After 980, when the northern provinces were taken over by the Vietnamese and the Cyêu thích capital was established at Binch Dinch in 1069, the kings maintained a gradually diminishing splendour. After the Khmer attaông chồng of 1145 they could clayên ổn little in the way of royal glory.

Although the Cđắm say kings made a brief return to lớn My Son from 1074 khổng lồ 1080, most of their artistic effort was spent on shrines at Vijaya (Binch Dinh) và a few other sites in the south. The early 12th-century Silver Towers at Binch Dinc are simplified versions of the older northern towers, with corner pavilions added lớn the roofing stories & arches of pointed horseshoe shape. Throughout the 13th & early 14th centuries the building of successive shrines gradually declined. The plastithành phố of the old pilasters & architraves became simpler, và the beauty of the buildings became largely a matter of proportion. By the mid-14th century the temples erected at Binh Dinc articulated only reminiscences of the classic Csay đắm style.

Sculpture shows a parallel change. One or two reliefs at the Silver Towers convey a sense of tranquility và splendour, but an indigenous style of cubical emphasis came progressively lớn dominate the iconic Hindu figures at southern sites. The curlicued thiết kế of earlier figures was gradually converted inkhổng lồ a style of massive sầu blocks that convey an impression of strength, but without the refinement of preceding art.

As was the case in Cambodia, this change in art by the mid-14th century may be attributed to lớn the people’s loss of confidence in the concept—&, with it, the imagery—of divine kingship. Theravada Buddhism, as a popular religion based upon numerous small local monasteries, adopted probably from the Tai, was spreading all over the region. The northern Vietnamese, who had originally been organized in self-contained kingdoms without any concept of royal divinity, owing an intermittent administrative sầu allegiance only to the distant Chinese emperor, found this ultimately suitable as a state religion after the final eclipse of Confucianism in the 17th century. They did incorporate echoes of older Hindu architecture, however, in details of the dramatic ornament used on eaves và gables of their wooden monastery buildings.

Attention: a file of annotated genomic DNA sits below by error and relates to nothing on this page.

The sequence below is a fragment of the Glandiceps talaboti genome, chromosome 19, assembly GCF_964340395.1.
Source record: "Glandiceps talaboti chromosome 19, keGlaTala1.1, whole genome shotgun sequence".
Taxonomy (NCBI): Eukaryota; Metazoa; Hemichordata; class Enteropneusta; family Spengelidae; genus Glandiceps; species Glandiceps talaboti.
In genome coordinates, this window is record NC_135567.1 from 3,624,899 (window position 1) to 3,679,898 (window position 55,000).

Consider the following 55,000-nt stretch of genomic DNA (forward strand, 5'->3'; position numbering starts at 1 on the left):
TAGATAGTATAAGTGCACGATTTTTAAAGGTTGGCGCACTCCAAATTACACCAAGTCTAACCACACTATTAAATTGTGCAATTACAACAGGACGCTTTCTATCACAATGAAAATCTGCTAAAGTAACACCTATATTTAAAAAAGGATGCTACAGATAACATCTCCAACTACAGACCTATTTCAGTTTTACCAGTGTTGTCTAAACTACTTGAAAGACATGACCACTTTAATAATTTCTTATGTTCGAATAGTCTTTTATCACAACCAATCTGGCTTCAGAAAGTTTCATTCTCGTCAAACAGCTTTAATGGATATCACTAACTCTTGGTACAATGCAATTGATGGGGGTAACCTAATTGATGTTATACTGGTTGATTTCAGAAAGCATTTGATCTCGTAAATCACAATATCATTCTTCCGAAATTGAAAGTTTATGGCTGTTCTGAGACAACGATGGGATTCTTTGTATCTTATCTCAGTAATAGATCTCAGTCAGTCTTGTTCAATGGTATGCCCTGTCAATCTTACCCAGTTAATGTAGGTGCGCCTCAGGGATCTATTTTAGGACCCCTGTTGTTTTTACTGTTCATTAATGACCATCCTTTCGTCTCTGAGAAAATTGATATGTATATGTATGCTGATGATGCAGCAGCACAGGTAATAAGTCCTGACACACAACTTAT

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Vietnam: 2nd–19th century

The great achievement of Vietnamese art, at least during the Le period (15th–18th centuries), seems to lớn have sầu been in architectural planning, incorporating Confucian, Daoist, or Buddhist temples inkhổng lồ the landscape environment. The plans themselves include halls for a multitude of images in the South Chinese vein & provision for a variety of rituals. There are no intact monuments of early Vietnamese architecture that are unrestored. Numerous fragments exist, however—either isolated stone bases, columns, stairways, và bridges or carved wooden members incorporated into lớn later buildings—all of which are influenced lớn some degree by Chinese styles.

Tombs of generically Chinese type from the 2nd to lớn the 7th century contain bronze furnishings, in many of which, such as lampstands, the influence of the Dong Son style is clearly visible. There are no spirit images so typical of Six Dynasties (220–589 ce) & Tang (618–907 ce) Chinese tombs. The Chua Mot-cot, Hanoi, has vestiges of a stone shrine probably dated 1049. The only old paintings, on roông chồng, at Tuyen Quang (9th century), represent the Buddha, bodhisattvas, và donors. The Van-mieu at Hanoi (built 1070 but frequently restored) contains ritual bronzes in a Chinese style.